The solid form of water, produced by freezing; to cool with ice, as a drink.
Chances are, when you think of ice these days, the now-famous Ice Bucket Challenge comes to mind. It's certainly come to all of our social media pages in the last couple of weeks - and maybe to your own back yard. Some comments indicate the repeated videos are starting to annoy some people, but as a marketing person, I like it. As someone who is familiar with ALS from my community, I love it.
As of a few days ago, the stunt has raised millions for ALS - increasing donations 1000% over the same period last year. The awareness the phenomenon has created is incalculable. No organized, paid PR campaign could ever create this kind of response. This sensation will be the envy of non-profits and marketers worldwide.
To the point on envy, you know what's coming, don't you? Company President or Executive Director calls the troops together for a meeting, stands at the end of the table and says the following: "We need a program just like the ice bucket challenge. How hard can that be? It's just a bucket of water and some videos, right? Think of something like that. Let's meet again next week." Any bets on how long the ALS Ice Bucket Challenge will be held up as a viral campaign for others to match, re-invent or top? A year? 2 years? More?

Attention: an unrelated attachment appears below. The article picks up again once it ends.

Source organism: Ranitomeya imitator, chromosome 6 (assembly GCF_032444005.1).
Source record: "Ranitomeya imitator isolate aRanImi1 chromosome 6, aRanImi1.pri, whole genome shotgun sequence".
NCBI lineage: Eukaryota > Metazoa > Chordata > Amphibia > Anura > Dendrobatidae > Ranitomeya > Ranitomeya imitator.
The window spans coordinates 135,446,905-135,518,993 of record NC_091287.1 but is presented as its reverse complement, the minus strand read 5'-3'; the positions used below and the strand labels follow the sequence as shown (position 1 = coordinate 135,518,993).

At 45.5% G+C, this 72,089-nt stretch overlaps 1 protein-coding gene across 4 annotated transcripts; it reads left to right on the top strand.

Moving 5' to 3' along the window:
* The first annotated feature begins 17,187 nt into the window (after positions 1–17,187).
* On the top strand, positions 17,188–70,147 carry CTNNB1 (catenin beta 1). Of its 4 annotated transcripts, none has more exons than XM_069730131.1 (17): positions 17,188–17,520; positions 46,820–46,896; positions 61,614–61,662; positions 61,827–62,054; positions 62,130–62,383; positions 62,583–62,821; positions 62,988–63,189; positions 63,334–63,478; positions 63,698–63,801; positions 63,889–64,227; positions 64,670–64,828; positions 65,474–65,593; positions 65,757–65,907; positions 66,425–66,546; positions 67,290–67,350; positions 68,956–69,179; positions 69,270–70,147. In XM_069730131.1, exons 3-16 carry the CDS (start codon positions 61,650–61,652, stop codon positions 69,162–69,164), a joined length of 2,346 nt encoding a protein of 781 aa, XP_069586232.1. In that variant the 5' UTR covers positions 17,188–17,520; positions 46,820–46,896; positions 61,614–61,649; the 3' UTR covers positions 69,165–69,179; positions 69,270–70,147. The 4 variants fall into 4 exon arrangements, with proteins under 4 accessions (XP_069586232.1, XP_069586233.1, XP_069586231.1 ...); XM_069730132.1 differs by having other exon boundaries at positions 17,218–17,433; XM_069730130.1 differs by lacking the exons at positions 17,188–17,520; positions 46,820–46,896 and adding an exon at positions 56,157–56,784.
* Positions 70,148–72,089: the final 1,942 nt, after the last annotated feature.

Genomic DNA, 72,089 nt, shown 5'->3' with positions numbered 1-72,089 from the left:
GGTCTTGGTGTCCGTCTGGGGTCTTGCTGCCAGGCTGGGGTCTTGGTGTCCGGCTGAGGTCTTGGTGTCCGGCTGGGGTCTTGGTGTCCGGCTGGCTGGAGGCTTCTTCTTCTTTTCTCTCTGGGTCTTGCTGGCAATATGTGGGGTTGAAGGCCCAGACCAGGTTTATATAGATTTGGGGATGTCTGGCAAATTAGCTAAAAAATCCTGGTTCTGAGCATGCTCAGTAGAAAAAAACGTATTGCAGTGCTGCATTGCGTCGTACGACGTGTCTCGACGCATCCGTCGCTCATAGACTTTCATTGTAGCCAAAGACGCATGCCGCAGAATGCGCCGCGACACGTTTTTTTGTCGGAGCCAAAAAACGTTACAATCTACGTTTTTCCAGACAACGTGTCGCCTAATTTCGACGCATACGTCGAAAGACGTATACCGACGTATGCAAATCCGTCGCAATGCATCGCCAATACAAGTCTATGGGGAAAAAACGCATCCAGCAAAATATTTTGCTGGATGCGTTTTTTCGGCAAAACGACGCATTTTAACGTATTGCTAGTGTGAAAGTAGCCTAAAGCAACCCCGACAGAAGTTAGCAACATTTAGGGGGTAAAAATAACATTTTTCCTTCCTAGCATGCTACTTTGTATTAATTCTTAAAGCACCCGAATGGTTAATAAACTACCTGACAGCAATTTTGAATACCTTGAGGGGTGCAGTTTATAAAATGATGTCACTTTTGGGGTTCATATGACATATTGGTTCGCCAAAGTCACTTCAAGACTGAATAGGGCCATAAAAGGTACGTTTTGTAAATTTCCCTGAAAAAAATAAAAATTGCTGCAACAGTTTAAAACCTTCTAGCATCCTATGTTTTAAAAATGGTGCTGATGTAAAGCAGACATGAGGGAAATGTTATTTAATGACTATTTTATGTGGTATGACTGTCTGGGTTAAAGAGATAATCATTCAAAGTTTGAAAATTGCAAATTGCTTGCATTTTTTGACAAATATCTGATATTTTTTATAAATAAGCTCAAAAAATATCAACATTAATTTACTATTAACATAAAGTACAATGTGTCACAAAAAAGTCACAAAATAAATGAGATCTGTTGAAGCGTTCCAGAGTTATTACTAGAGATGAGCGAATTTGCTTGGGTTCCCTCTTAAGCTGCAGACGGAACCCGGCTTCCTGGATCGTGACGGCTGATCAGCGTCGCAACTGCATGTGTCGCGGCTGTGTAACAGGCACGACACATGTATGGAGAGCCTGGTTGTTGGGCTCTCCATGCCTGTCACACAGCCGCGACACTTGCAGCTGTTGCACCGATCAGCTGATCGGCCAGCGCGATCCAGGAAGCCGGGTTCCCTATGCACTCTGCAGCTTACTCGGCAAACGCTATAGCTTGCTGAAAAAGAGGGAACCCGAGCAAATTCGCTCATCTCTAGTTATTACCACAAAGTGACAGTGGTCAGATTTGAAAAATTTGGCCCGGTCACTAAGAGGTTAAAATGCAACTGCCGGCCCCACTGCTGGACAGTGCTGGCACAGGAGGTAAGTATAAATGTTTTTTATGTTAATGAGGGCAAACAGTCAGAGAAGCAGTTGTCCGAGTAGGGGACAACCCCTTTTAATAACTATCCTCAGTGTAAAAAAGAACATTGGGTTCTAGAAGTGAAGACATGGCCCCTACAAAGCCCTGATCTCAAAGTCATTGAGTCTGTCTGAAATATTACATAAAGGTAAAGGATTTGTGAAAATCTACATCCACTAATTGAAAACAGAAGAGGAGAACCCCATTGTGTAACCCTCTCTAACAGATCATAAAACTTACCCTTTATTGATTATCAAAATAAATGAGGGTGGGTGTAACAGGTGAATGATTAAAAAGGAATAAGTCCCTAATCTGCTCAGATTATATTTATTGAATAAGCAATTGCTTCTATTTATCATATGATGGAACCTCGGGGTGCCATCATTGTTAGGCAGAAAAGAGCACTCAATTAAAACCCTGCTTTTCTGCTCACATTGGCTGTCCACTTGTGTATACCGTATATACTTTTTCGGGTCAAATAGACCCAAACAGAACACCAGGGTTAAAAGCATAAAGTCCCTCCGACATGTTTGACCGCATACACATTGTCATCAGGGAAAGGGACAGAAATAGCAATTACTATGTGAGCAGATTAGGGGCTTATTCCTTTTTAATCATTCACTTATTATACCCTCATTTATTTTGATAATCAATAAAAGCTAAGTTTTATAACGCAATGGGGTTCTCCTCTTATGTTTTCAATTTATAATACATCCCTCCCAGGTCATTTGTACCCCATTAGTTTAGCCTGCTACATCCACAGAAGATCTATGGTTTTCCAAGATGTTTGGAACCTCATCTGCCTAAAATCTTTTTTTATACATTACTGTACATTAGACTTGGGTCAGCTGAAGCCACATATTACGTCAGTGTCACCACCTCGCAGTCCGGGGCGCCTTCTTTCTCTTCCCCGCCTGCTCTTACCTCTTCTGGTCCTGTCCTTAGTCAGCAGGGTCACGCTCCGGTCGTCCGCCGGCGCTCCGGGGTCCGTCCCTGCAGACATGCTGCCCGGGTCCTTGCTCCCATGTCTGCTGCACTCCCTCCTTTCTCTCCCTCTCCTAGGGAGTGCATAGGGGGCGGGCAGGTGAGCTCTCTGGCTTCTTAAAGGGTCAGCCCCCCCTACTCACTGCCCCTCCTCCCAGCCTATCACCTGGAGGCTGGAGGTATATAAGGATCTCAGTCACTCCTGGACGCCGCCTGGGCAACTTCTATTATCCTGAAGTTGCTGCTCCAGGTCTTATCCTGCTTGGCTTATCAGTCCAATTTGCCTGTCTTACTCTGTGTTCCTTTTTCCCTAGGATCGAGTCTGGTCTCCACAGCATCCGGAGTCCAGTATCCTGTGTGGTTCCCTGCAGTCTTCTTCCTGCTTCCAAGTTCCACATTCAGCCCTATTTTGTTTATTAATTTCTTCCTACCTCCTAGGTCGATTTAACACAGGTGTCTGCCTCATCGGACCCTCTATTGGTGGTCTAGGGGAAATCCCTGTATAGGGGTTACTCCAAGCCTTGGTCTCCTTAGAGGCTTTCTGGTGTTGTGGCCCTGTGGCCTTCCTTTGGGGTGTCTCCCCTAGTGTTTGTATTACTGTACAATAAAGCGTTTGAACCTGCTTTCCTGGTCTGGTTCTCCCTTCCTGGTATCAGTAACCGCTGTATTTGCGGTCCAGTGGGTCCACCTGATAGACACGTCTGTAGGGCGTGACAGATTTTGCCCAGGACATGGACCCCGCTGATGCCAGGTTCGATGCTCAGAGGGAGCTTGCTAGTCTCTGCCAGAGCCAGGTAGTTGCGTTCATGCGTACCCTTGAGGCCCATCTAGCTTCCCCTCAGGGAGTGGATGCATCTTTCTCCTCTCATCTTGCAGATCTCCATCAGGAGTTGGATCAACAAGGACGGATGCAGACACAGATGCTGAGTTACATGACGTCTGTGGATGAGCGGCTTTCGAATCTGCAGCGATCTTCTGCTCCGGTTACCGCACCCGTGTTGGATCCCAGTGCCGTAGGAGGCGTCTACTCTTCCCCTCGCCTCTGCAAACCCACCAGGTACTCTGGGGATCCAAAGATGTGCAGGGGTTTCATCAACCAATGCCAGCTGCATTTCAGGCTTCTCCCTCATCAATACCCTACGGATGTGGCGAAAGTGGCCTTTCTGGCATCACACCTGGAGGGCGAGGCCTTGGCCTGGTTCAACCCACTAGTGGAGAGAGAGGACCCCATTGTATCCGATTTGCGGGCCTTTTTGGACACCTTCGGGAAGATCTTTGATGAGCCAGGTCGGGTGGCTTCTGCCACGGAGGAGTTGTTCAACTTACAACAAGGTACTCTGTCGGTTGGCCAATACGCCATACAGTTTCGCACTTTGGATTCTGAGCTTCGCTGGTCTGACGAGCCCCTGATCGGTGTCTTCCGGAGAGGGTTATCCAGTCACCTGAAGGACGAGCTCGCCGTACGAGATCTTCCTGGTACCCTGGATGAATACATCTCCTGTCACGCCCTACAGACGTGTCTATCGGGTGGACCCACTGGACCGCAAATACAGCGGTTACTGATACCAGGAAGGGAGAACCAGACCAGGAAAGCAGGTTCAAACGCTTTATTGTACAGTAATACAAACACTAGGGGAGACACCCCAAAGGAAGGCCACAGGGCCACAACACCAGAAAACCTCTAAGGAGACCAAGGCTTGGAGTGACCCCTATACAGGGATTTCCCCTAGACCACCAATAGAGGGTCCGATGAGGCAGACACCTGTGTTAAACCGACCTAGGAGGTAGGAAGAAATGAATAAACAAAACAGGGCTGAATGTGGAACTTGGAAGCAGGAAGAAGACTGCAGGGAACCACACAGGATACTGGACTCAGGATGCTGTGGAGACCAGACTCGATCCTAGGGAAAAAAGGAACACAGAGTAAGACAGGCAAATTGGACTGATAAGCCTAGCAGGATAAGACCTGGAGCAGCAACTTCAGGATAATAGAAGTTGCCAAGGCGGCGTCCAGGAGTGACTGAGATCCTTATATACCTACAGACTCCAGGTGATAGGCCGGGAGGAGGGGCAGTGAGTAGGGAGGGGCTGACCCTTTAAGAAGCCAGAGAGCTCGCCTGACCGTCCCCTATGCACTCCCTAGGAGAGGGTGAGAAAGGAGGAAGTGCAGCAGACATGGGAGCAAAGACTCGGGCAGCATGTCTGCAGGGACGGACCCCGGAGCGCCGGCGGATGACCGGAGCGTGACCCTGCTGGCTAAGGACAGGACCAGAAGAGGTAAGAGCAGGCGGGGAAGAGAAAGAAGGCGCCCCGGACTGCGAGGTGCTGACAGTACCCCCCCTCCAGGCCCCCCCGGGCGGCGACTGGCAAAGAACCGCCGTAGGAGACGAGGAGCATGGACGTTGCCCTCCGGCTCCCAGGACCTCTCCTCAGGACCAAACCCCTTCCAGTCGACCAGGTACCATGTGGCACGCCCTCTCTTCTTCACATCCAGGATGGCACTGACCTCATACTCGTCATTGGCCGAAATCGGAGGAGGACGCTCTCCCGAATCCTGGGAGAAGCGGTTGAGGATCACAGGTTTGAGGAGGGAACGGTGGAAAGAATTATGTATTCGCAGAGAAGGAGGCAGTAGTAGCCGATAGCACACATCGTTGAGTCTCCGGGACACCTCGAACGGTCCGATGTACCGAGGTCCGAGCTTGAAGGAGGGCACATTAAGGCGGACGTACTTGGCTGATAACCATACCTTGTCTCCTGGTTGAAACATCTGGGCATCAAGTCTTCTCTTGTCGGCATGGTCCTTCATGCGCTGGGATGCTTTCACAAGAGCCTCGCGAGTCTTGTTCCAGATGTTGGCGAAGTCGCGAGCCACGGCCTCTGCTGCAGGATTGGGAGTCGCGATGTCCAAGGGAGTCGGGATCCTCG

For anyone who's attempted it, it's not so easy to create a viral video by trying. Oh, sure, you can record a cat on a turntable or a guy falling off a roof - but try to DESIGN something intended to get millions of hits? Forget about it. It's the authentic, unstaged nature of these things that helps them take off. Too many elements have to come together to predict what will work and what won't. Most of these start as grass roots efforts with no intention of world domination.
Linus Pauling said "the best way to have a good idea is to have lots of ideas." What he means is that we never know, but the law of large numbers tells us our chances for success increase when we give ourselves more chances. That means we need to keep trying things...many things...all the time - to promote our organizations, our missions, our services. Who knows which one will take hold? The only sure thing is we won't get attention if we don't try.
You know, the term "breaking the ice" has been around since 1590. Its first usage referred to clearing frozen rivers of ice to allow passage of a ship, but evolved to a metaphor meaning 'to make the first opening to an attempt." Perhaps that's our job as marketers. To open up the rivers of opportunity. We hope to get a warm response, though for ALS, getting the cold shoulder was just what they were after.